March break camps at risk as strike deadline looms for Toronto’s inside workers

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March break camps at risk as strike deadline looms for Toronto’s inside workers


Child care centres and March break camps will close if the city of Toronto and its 24,000 inside workers fail to strike a deal by Friday night, although the two sides can agree to continue negotiating past the deadline set by the province.

On Monday, the city released its contingency plans for a labour disruption, which could begin as early as 12:01 a.m. Saturday. That’s when members of the Canadian Union of Public Employees (CUPE) Local 79 will be in a position to legally strike and the city will be able to lock them out.

The two parties have been bargaining for three months. Negotiations between the city and its 5,000 outside workers concluded with a deal late on Feb. 28 after the two sides obtained a two-day extension to a deadline set by the province. That deal was approved by union members and city council last week.

“A work stoppage would have a significant effect on city programs and services,” said city manager Chris Murray, adding that the upcoming March break “certainly adds pressure” to the situation.

He said that the two sides are focused on a resolution.

He added that the talks are centred on many of the same issues in play during negotiations with outside workers, such as job protection and benefits.

Services that would be affected by a work stoppage include:

  • The city’s 47 child care centres, which provide services for 2,000 children, would be closed, as would all city-operated early learning centres.

  • All meetings and programming, including March Break camps at all city recreation centres would be cancelled and the recreation centres closed. Greenhouses and conservatories would be closed along with pools, fitness centres, ski hills and some arenas and outdoor ice rinks.
  • After-school recreation care programming and March break camps at Toronto District School Board and Toronto Catholic District School Board locations would be suspended.
  • Noncritical Toronto Public Health initiatives would be suspended, but COVID-19 activities would continue.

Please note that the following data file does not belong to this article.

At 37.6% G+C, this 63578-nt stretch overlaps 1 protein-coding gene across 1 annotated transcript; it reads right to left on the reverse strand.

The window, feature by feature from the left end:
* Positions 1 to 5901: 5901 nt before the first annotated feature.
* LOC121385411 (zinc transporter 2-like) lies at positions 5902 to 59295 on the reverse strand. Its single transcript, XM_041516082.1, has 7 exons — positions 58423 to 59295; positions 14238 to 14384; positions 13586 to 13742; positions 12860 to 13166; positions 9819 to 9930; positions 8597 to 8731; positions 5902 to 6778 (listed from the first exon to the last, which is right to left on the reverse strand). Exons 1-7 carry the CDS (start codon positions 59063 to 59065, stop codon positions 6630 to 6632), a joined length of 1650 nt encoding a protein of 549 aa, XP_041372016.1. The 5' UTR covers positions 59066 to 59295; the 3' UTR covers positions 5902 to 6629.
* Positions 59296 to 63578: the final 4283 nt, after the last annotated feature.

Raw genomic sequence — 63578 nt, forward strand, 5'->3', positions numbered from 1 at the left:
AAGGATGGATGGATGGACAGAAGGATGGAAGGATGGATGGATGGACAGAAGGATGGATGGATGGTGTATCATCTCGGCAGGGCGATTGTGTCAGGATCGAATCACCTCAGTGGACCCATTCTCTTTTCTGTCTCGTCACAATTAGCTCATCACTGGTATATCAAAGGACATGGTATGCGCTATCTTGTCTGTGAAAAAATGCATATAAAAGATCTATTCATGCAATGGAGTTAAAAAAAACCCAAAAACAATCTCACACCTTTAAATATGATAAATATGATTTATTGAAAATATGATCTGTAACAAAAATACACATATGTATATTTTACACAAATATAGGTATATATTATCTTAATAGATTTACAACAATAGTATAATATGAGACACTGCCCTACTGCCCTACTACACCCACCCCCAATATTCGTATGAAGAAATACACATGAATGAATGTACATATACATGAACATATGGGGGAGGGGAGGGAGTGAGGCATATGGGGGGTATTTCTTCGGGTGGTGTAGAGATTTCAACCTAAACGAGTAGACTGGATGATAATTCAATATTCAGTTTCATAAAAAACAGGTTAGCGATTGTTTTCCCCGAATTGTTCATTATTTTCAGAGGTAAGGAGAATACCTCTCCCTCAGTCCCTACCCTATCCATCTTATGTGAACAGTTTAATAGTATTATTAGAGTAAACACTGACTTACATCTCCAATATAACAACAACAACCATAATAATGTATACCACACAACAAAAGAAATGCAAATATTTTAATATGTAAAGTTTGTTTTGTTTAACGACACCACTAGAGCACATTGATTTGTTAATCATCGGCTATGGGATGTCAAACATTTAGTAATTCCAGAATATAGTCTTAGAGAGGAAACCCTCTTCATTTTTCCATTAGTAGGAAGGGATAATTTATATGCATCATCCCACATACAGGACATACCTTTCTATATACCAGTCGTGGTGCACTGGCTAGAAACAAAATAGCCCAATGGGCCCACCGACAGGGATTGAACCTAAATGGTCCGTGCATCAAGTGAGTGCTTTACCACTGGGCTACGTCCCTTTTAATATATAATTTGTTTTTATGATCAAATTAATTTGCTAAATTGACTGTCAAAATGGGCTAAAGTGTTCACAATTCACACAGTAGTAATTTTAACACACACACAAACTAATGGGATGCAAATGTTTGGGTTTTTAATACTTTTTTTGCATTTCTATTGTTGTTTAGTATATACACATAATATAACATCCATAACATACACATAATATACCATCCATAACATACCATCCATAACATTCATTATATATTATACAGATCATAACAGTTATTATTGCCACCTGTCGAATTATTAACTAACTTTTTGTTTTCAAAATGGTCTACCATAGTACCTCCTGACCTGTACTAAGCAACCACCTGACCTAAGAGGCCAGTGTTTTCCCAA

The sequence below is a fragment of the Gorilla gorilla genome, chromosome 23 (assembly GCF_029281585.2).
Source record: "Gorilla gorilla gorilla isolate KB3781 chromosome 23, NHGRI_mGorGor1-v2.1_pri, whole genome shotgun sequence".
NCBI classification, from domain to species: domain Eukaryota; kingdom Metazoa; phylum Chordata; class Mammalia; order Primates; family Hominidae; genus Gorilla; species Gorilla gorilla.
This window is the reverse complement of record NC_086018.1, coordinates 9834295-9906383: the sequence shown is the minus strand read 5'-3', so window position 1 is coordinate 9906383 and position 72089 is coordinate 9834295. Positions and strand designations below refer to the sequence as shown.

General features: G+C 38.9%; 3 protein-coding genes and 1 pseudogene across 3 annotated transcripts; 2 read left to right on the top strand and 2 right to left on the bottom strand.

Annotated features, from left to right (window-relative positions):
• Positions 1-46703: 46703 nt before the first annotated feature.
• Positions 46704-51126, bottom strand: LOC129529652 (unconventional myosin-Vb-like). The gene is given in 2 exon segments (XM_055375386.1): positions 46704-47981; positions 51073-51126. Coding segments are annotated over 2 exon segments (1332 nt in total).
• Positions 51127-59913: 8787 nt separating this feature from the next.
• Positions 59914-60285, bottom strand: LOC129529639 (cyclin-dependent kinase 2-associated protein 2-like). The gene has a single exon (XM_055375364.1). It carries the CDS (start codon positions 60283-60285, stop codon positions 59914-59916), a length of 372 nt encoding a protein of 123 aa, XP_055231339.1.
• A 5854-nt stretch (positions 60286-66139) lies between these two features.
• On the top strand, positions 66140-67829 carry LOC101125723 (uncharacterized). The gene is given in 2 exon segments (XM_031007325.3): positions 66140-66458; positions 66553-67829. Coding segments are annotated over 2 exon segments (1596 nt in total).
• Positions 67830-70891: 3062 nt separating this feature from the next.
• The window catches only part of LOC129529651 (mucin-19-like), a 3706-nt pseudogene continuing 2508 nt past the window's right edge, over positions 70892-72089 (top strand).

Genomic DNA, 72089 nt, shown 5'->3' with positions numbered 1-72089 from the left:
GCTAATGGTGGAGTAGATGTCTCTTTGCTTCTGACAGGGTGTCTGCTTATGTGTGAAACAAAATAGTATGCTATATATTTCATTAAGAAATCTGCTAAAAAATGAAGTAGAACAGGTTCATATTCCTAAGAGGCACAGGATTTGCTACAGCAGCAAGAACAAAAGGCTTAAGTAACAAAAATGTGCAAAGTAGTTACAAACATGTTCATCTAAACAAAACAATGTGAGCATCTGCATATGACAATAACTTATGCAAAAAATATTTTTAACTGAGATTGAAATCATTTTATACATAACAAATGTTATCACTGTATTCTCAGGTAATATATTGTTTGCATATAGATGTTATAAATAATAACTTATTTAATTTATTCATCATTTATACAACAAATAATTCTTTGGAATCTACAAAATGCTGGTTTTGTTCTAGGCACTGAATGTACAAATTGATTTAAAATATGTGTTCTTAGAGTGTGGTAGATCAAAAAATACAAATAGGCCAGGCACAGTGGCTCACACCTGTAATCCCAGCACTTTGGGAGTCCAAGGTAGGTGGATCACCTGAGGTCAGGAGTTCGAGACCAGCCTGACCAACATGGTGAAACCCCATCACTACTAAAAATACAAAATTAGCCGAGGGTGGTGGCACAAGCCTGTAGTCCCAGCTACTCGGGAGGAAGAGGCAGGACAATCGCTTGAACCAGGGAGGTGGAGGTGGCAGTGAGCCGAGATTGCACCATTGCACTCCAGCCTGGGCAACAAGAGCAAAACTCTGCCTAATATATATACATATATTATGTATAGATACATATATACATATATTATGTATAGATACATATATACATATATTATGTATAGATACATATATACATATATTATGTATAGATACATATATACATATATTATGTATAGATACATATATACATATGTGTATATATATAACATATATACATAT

• Access to city civic centres, including Metro Hall and City Hall, would be limited and city administrative services, including permitting and licensing, would be suspended or delayed.
  • Bylaw enforcement and investigation services would continue for emergency orders only, and building inspections would only be done for emergency cases. Building permits for critical, large-scale public infrastructure projects might be issued. City planning services would be suspended, except for large-scale or time-sensitive projects.
  • City council and committee meetings would be cancelled.
  • There would be no effect on emergency responders, long-term care facilities, the Toronto Transit Commission, Toronto Community Housing and Toronto Water operations. Court proceedings would continue.

Murray said management will be deployed, where possible, to provide some services.

The president of the union representing the inside workers said Monday that the city needs to shift its focus from contingency plans to the bargaining table.

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“The best possible contingency plan is to negotiate a fair contract,” said David Mitchell, president of CUPE Local 79, in a written statement.

The local represents full time and part-time city employees, recreation workers and long-term care workers.

Francine Kopun

Francine Kopun is a Toronto-based reporter covering city hall and municipal politics. Follow her on Twitter: @KopunF





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